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Daniel

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Daniel last won the day on August 2

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  1. @Bill Smith would put together Star Wars themed tanks.
  2. It was 1975 and I had one 8 track tape. It was the 'album' Fandango by ZZ Top. I wore that tape out listening to that over, and over again.
  3. Sunlight is my favorite form of lighting. I would do it for all my tanks if I could. and and
  4. I think what you have done is irreversible. But you won't have to wait long for new posts to happen and then the circles will turn green again.
  5. Daniel

    Flashing

    I agree with @HH Morant , flashing could be so many things. I see every once in a while with my fish, but I don't apply any treatments because I don't know what I am treating. Eventually the flashing goes away.
  6. Ambient light is probably too low for most plants. Here is a tank I have at room temperature but it gets sunlight through a window. Vallisneria grows well in this tank. Here is another room temperature tank that has pygmy sunfish and shrimp in it. It is in a north facing room and not near the window. It only gets ambient light north light. Hornwort and anacharis/elodea (and duckweed) grow, but very slowly. I agree with @Expectorating_Aubergine that dwarf Saggitaria would be a good plant to try also.
  7. Put dirt/ditch soil/grass clippings in a 5 gallon bucket in bright sunlight for a couple weeks and if that doesn't turn green, I'll give you your money back. 🙂 Or put excess aquarium plant fertilizer in a 10 gallon aquarium with something like a Fluval 3.0 running 18 hours a day and if that doesn't give you green water....
  8. If your fish doesn't eat hornwort, hornwort is well known to be one of the better nitrate consuming plants. Even if he does eat it, he may not be able to eat it faster than it grows.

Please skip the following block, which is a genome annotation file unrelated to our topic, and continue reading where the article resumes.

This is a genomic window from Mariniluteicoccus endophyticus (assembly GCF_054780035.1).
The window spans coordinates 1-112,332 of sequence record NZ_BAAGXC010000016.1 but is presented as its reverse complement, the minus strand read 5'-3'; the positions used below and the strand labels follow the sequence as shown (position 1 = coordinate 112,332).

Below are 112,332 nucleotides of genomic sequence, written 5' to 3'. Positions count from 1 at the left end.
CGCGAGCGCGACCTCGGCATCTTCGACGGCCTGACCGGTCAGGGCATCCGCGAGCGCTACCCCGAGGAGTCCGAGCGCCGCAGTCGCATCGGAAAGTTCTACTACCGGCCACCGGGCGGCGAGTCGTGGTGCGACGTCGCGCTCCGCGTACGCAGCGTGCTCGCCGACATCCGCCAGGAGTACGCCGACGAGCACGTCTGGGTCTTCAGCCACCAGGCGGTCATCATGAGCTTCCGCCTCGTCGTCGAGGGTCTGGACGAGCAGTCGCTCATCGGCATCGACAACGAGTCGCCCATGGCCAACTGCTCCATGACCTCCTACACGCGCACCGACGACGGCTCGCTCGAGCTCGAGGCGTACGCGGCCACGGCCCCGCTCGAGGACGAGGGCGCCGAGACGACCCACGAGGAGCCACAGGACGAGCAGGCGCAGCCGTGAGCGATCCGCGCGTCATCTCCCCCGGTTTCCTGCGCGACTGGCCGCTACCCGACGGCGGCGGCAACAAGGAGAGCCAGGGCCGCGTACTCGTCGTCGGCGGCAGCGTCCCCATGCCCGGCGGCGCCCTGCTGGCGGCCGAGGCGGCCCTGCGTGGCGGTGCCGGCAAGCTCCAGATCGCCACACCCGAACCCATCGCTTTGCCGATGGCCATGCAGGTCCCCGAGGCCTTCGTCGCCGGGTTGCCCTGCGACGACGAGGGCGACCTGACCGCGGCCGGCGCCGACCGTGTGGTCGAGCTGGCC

9. Seems normal. My discus love live foods like blackworms and mosquito larva the best, but they will also eat prepared fishfoods, vegetable matter, and detritus too. They are really fairly omnivorous.
  10. In a nutshell, search for the tag 'green water' on this forum. Read what to do to get rid of it, and then do the complete opposite and you will have infusoria out the yin yang. One of the frequent problems encountered on the forum is what do about 'green water'. The cool thing about the 'green water' is that it is really just a microscopic free floating algae bloom that serves as the food for paramecium and rotifers, i.e. infusoria. Here is what green water looks like under the microscope. The standard solutions for getting rid of green water are to cut back on light and remove the source of the excess fertilizer from the tank. You can see where I am going with this. Excess light and a source of nitrogen are the recipe to produce a lot of infusoria in a short amount of time. The usual formula is a lettuce leaf in a jar placed in sunlight and left until the water is cloudy. But what I use is an overly well lit aquarium with soil for substrate. Sort of a Walstad gone wild type setup. These things turn green in a heart beat and will stay that way for months. Dirt plus sunlight in an aquarium equals green water, it is almost mathematical. Here is what my 1930s tank (in front of a south facing window) looked like for a few months after I put an inch of dirt in as substrate. In the meantime, I used that green water, which also had paramecium and rotifers in it to feed fry, like baby sparkling gouramis. It is a paradox that the people who don't want green water can't get rid it, while others can't seem to make it happen. 🙂
  11. Reflections and glare in a nutshell. That is a good question. I keep honeybees and tropical fish in glass boxes in my home. With my honeybees, I have used a camera to stream video from the outside of the glass observation hive looking in out to YouTube. But some of the biggest obstacles to overcome when videoing through a pane of glass are reflections and glare bouncing off the glass and ruining the shot. Even polarized lens only help marginally. It still takes a long time to properly setup a quality shot for the observation hive. I have used a wireless underwater camera to stream video from inside some of my aquariums. There was no glare and no reflections, but the video quality of the camera and the bandwidth of the wireless stream was marginal at best, really not good enough. In the end videoing from the outside, using the same reflection minimization techniques I use with the honeybee observation hive yielded the best results. So in the end I agree with you @CT_, a camera on the outside still yields the highest quality results.
  12. forum aquarium coop (17 letters) x 42 = 714, the first day of the forum. Just saying. 🙂
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